Vendor Managed Inventory (VMI) processes were developed in the 1980s. The stewards of today’s VMI processes inherited the relationships. There has been very little change in process definition; but, the strategic nature of accounts participating in the VMI relationships has changed. When the processes were defined, the relationship concentration was with bigger and more strategic mass-merchant accounts. Today, the average company has 12 relationships across a variety of small accounts. The largest concentrations of relationships are now in the drug and dollar channels.
Today, most companies take VMI relationships for granted. Business leaders are not aggressively looking at VMI programs as a source of valuable demand data. However, based on the data from this report, we think that the questions should be, “Are we maximizing the value? Should we rethink the processes to drive even greater value?”
All companies interviewed for this report were getting value from their VMI relationships. The value proposition was either in shorter order lead-time, a reduction in logistics costs, or improved order reliability. Multiple companies commented that VMI enabled greater flexibility in managing the product portfolio, and ensuring data accuracy of the orders.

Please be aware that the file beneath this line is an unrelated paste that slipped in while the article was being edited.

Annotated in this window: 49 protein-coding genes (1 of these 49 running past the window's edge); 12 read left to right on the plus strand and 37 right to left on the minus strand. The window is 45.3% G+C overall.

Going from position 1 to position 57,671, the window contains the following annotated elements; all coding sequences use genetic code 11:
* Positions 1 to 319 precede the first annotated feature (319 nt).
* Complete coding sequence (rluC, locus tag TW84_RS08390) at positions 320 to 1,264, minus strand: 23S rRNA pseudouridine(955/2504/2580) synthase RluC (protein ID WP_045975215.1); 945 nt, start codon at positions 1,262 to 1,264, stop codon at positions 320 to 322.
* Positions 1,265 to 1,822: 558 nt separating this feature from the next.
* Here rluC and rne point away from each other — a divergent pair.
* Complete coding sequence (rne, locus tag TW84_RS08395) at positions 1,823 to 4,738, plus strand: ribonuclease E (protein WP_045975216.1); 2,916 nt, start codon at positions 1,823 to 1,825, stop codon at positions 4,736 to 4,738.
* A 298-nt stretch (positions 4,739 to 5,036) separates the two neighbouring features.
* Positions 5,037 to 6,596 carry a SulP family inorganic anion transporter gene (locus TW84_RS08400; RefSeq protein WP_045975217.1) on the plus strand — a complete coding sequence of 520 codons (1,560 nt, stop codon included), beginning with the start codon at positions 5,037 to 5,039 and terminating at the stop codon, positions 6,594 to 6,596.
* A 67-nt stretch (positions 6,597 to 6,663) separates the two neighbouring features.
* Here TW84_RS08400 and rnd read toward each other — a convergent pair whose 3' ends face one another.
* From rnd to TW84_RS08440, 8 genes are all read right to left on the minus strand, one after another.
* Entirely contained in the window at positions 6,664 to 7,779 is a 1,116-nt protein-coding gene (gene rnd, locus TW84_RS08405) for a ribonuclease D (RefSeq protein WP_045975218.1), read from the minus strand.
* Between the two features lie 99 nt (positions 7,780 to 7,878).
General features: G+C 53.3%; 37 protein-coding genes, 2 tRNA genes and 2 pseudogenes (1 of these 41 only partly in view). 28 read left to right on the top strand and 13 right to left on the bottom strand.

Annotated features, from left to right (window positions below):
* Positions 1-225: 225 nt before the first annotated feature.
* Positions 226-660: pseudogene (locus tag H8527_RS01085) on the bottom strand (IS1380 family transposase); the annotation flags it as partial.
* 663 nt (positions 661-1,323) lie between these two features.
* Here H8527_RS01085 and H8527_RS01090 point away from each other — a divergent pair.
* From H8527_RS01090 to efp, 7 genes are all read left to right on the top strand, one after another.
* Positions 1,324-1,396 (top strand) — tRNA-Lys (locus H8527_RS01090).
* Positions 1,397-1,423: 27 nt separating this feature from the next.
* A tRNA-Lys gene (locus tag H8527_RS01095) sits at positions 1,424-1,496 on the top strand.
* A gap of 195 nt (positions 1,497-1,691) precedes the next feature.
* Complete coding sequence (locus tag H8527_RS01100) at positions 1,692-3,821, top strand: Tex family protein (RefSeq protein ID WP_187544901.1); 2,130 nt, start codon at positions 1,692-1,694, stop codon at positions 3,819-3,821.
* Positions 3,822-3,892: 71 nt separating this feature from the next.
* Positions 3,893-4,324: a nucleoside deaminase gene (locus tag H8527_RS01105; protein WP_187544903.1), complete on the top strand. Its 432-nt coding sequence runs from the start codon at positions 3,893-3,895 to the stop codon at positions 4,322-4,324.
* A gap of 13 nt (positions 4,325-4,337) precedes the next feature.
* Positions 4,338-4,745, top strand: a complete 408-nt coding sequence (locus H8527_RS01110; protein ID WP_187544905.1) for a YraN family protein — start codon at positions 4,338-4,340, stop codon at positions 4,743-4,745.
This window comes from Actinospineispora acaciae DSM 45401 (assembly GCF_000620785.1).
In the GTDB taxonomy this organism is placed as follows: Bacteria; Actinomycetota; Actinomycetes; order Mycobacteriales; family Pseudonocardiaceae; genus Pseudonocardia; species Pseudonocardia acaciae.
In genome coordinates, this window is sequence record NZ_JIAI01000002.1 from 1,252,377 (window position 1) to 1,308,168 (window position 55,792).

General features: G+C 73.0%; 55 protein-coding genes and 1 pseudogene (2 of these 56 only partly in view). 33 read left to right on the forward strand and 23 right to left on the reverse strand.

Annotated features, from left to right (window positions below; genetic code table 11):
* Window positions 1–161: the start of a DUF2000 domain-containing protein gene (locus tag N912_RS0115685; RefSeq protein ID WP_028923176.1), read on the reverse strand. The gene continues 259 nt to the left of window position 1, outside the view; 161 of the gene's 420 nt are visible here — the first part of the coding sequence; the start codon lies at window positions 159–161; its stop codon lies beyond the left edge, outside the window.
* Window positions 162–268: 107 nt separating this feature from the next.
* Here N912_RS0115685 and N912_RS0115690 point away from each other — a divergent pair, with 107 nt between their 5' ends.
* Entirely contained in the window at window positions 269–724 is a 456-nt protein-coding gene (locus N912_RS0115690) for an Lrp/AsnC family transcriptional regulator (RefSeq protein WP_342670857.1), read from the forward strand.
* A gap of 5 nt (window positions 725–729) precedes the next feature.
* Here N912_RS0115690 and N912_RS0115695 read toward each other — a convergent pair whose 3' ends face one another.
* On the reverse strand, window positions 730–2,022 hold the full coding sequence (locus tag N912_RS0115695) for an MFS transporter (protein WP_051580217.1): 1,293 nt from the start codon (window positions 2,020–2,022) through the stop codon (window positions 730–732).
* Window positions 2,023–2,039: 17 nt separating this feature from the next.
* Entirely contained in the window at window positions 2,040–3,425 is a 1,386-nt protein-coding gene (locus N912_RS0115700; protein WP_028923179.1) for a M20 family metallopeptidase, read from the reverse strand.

In a time when growth has slowed, and complexity reigns, we ask “Shouldn’t VMI be a hot topic?” Today, it is not. Instead, it is taken for granted. It is the goal of this report to rekindle the thinking on an old process that is largely being taken for granted.
In the last five years, the number of products for the average Consumer Packaged Goods (CPG) company increased by 25-33%. The product lines are more complex. Retail order accuracy has not improved. Yet, VMI processes have not been redefined to drive more value.
The stakes are higher. The cost to develop a new product increased 4X and the failure rate of a new product is high. Retailers are selling more and more volume of house brands. Amazon is redefining the channel. VMI helps to improve order reliability in changing product portfolios.
Suppliers to retail are under constant pressure to reduce lead-times and improve costs. Growth has slowed and more and more companies are being asked to adopt retail-specific programs. As a result, it would seem that the value of VMI would be obvious. It is not. Perhaps it is time to rethink the equation? Redesign the processes? We think so.